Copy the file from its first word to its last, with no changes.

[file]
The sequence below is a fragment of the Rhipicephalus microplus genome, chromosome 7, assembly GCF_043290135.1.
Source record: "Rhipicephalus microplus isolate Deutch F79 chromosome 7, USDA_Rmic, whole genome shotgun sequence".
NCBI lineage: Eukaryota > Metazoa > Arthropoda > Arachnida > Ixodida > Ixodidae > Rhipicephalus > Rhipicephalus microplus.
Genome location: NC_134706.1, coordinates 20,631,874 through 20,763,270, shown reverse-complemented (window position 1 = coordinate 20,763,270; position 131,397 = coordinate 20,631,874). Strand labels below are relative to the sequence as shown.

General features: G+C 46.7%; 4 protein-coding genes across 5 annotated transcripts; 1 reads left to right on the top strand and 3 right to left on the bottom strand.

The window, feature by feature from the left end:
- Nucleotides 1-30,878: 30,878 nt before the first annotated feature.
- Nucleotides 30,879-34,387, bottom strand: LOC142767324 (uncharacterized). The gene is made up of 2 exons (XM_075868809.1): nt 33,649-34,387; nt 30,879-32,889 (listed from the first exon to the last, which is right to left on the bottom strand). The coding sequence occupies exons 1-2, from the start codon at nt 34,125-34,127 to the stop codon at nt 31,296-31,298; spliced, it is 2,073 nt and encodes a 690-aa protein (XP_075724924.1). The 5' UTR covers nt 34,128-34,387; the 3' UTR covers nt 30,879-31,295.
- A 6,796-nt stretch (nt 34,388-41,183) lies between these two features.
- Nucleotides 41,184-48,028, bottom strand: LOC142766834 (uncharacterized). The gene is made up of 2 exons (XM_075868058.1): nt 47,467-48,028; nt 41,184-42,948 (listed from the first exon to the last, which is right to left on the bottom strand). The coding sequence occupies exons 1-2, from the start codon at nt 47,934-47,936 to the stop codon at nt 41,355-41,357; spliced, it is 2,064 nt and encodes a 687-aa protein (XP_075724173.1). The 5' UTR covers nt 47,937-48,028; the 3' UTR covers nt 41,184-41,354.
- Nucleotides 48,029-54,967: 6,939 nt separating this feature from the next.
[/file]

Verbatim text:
The sequence below is a fragment of the Rhipicephalus microplus genome, chromosome 7, assembly GCF_043290135.1.
Source record: "Rhipicephalus microplus isolate Deutch F79 chromosome 7, USDA_Rmic, whole genome shotgun sequence".
NCBI lineage: Eukaryota > Metazoa > Arthropoda > Arachnida > Ixodida > Ixodidae > Rhipicephalus > Rhipicephalus microplus.
Genome location: NC_134706.1, coordinates 20,631,874 through 20,763,270, shown reverse-complemented (window position 1 = coordinate 20,763,270; position 131,397 = coordinate 20,631,874). Strand labels below are relative to the sequence as shown.

General features: G+C 46.7%; 4 protein-coding genes across 5 annotated transcripts; 1 reads left to right on the top strand and 3 right to left on the bottom strand.

The window, feature by feature from the left end:
- Nucleotides 1-30,878: 30,878 nt before the first annotated feature.
- Nucleotides 30,879-34,387, bottom strand: LOC142767324 (uncharacterized). The gene is made up of 2 exons (XM_075868809.1): nt 33,649-34,387; nt 30,879-32,889 (listed from the first exon to the last, which is right to left on the bottom strand). The coding sequence occupies exons 1-2, from the start codon at nt 34,125-34,127 to the stop codon at nt 31,296-31,298; spliced, it is 2,073 nt and encodes a 690-aa protein (XP_075724924.1). The 5' UTR covers nt 34,128-34,387; the 3' UTR covers nt 30,879-31,295.
- A 6,796-nt stretch (nt 34,388-41,183) lies between these two features.
- Nucleotides 41,184-48,028, bottom strand: LOC142766834 (uncharacterized). The gene is made up of 2 exons (XM_075868058.1): nt 47,467-48,028; nt 41,184-42,948 (listed from the first exon to the last, which is right to left on the bottom strand). The coding sequence occupies exons 1-2, from the start codon at nt 47,934-47,936 to the stop codon at nt 41,355-41,357; spliced, it is 2,064 nt and encodes a 687-aa protein (XP_075724173.1). The 5' UTR covers nt 47,937-48,028; the 3' UTR covers nt 41,184-41,354.
- Nucleotides 48,029-54,967: 6,939 nt separating this feature from the next.